Turkey's prime minister, Ahmet Davutoglu, has announced that military operations against Kurdish rebels have ended in the town of Silopi. The military is still fighting militants linked to the Kurdistan Workers' Party (PKK) in two other urban areas: Cizre and Diyarbakir's historic Sur neighbourhood.
Davutoglu said the operation in Silopi, near the border with Iraq, had ended "successfully" and that a 24-hour curfew has now been eased and reconstruction efforts will soon begin. Since December 2014, Silopi had been under a curfew that barred residents from leaving their homes. It also prevented journalists and observers from witnessing the fighting. The 24-hour curfew has now been replaced with a night-time curfew.
Families who had left Silopi to escape the fighting have begun returning to the town. Signs of extensive fighting are visible, with many shops and houses damaged. AFP photographer Ilyas Akengin visited the town as the curfew was lifted and photographed families surveying the ruins of their homes.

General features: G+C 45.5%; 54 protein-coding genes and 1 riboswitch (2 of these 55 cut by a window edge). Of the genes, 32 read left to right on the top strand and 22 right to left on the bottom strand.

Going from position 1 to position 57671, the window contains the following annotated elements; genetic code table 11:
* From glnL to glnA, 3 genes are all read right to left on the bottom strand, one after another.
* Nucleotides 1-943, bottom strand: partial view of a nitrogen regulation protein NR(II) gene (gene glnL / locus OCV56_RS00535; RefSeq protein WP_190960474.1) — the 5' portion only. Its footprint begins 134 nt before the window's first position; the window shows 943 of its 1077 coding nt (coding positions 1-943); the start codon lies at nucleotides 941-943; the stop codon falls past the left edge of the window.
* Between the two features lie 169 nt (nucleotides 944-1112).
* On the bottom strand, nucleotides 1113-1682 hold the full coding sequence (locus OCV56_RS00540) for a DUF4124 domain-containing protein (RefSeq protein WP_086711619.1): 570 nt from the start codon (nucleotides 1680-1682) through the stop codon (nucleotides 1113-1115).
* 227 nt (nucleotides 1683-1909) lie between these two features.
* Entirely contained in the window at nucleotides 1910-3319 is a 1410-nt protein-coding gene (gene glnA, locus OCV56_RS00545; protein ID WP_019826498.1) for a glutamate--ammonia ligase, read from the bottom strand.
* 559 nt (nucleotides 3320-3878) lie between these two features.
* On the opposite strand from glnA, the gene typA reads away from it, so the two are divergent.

The army says it killed more than 500 PKK rebels in the campaign, adding to a death toll of more than 40,000 people killed since the PKK took up arms in 1984. A Turkish human rights group said as many as 162 civilians have died caught up in the fighting since August 2015 — 26 of them in Silopi. President Tayyip Erdogan said some 300 police officers and soldiers have died in the conflict since July 2015.
The PKK, which says it is fighting for autonomy for Turkey's Kurds, is designated a terrorist group by Turkey, the United States and European Union.
This article was first published
on January 19, 2016